Having been a member of the general convention, and knowing the principles on which the constitution was formed, I have ever entertained but one opinion on this subject; and, from the first establishment of the government to this moment, my conduct has exemplified that opinion, that the power of making treaties is exclusively vested in the President, by and with the advice and consent of the Senate, provided two thirds of the Senators present concur; and that every treaty, so made and promulgated, thenceforward became the law of the land. It is thus that the treatymaking power has been understood by foreign nations; and, in all the treaties made with them, we have declared, and they have believed, that, when ratified by the President, with the advice and consent of the Senate, they became obligatory. In this construction of the constitution, every House of Representatives has heretofore acquiesced; and, until the present time, not a doubt or suspicion has appeared, to my knowledge, that this construction was not the true one. Nay, they have more than acquiesced; for till now, without controverting the obligation of such treaties, they have made all the requisite provisions for carrying them into effect.
There is also reason to believe that this construction agrees with the opinions entertained by the State conventions, when they were deliberating on the constitution ; especially by those who objected to it, because there was not required, in commercial treaties, the consent of two thirds of the whole number of the members of the Senate, instead of two thirds of the Senators present; and because, in treaties respecting territorial and certain other rights and claims, the concurrence of three fourths of the whole number of the members of both Houses respectively was not made necessary.
It is a fact declared by the general convention, and universally understood, that the constitution of the United States was the result of a spirit of amity and mutual concession. And it is well known, that, under this influence, the smaller States were admitted to an equal representation in the Senate with the larger States, and that this branch of the government was invested with great powers; for on the equal participation of those powers the sovereignty and political safety of the smaller States were deemed essentially to depend.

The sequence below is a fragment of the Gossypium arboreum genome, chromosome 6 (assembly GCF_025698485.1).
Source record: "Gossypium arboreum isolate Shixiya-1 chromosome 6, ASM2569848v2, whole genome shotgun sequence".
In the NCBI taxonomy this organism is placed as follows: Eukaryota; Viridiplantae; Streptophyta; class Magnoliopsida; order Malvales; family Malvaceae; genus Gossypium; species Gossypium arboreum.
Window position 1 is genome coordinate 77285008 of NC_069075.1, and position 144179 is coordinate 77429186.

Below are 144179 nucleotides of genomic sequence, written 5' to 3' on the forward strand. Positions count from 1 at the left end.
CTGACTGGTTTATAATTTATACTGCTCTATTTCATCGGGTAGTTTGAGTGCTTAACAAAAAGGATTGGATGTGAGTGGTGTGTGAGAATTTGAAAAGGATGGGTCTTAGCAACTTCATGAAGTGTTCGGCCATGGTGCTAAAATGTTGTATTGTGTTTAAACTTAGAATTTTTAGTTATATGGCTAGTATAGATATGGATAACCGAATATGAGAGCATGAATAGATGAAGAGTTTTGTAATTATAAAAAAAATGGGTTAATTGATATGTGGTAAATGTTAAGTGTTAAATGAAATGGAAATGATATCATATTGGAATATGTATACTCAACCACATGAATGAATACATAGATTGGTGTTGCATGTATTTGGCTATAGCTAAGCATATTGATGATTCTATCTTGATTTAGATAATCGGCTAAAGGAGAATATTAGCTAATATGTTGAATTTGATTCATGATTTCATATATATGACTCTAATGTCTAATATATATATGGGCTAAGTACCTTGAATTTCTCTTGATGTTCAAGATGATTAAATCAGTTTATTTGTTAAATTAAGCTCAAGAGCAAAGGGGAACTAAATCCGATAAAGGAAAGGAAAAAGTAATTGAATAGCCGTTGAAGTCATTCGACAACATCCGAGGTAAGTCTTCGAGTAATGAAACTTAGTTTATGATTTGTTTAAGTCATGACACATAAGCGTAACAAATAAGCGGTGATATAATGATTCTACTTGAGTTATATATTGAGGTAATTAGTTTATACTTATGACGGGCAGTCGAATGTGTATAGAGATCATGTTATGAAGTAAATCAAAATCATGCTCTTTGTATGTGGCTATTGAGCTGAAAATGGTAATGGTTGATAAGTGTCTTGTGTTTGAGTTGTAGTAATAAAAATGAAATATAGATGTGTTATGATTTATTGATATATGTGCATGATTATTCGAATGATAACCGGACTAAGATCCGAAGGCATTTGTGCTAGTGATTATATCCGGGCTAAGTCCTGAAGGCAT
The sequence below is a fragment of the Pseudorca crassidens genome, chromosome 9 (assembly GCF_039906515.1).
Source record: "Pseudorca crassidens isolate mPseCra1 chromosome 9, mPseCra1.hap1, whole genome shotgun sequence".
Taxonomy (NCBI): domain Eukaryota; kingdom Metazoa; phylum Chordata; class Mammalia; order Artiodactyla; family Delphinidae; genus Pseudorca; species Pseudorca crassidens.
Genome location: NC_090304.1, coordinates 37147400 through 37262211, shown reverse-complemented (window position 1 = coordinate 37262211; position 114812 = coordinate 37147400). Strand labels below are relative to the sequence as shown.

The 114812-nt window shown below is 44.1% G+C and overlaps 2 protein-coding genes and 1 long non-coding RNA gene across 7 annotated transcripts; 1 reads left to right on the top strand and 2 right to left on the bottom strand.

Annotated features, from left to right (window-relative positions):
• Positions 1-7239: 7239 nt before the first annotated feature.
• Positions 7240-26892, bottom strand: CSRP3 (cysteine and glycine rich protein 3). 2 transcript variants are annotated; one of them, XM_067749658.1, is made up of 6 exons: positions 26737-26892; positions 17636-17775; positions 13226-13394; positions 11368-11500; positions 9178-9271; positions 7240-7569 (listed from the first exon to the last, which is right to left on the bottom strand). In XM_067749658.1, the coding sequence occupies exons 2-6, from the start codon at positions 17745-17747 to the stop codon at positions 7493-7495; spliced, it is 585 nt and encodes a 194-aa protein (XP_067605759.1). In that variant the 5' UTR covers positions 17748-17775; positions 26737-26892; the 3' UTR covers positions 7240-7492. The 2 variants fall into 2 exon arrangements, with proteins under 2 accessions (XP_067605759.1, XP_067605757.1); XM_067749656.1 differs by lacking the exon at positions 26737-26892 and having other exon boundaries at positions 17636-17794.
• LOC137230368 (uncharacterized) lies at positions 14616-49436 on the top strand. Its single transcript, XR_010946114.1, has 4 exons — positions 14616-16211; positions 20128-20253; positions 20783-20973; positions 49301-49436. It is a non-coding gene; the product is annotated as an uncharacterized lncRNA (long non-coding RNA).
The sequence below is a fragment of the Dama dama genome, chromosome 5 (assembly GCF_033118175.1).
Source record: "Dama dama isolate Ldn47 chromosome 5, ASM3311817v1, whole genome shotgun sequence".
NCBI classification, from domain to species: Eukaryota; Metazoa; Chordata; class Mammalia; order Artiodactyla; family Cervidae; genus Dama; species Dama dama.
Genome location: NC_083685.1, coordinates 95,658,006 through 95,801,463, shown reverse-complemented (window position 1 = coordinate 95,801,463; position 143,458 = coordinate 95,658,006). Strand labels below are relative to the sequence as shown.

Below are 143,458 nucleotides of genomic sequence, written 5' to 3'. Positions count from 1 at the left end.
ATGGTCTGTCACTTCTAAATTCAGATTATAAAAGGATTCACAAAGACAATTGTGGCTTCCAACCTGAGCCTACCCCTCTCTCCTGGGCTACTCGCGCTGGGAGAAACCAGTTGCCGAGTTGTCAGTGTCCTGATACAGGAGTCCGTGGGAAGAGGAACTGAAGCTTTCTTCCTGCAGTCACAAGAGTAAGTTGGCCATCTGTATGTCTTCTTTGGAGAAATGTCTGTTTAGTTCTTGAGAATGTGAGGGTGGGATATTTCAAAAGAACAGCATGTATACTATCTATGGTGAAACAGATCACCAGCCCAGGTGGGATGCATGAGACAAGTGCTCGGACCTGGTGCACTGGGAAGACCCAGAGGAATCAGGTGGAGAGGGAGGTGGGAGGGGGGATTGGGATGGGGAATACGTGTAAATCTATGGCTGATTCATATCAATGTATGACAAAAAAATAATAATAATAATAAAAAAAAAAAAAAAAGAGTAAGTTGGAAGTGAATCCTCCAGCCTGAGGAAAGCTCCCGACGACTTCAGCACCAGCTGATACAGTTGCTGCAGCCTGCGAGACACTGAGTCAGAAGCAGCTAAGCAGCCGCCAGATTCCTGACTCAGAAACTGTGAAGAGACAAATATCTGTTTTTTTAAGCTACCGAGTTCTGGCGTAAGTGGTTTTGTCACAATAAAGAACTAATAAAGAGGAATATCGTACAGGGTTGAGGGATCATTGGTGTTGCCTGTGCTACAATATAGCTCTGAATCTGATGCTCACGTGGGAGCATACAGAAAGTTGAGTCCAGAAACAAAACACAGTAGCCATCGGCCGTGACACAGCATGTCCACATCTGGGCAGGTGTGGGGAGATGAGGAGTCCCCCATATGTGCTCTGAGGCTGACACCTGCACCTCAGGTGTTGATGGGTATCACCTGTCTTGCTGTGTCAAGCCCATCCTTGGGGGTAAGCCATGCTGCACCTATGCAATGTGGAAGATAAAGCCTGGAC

If other proofs than these, and the plain letter of the constitution itself, be necessary to ascertain the point under consideration, they may be found in the journals of the general convention, which I have deposited in the office of the Department of State. In those journals it will appear, that a proposition was made, “that no treaty should be binding on the United States, which was not ratified by a law;” and that the proposition was explicitly rejected.
As, therefore, it is perfectly clear to my understanding, that the assent of the House of Representatives is not necessary to the validity of a treaty; as the treaty with Great Britain exhibits, in itself, all the objects requiring legislative provision, and on these the papers called for can throw no light; and as it is essential to the due administration of the government,
that the boundaries, fixed by the constitution between the different departments, should be preserved; a just regard to the constitution and to the duty of my office, under all the circumstances of this case, forbids a compliance with your request.
TO BOTH HOUSES OF CONGRESS; RESPECTING THE
APRIL 8th, 1796.
By an act of Congress, passed on the 26th of May, one thousand seven hundred and ninety, it was declared that the inhabitants of the territory of the United States south of the River Ohio should enjoy all the privileges, benefits, and advantages set forth in the ordinance of Congress for the government of the territory of the United States northwest of the River Ohio ; and that the government of the said territory south of the Ohio should be similar to that, which was then exercised in the territory northwest of the Ohio ; except so far as was otherwise provided in the conditions expressed in an act of Congress, passed the 2d of April, one thousand seven hundred and ninety, entitled “An act to accept a cession of the claims of the State of North Carolina to a certain district of Western territory."
Among the privileges, benefits, and advantages, thus secured to the inhabitants of the territory south of the River Ohio, appears to be the right of forming a permanent constitution and State government, and of admission as a State, by its delegates, into the Con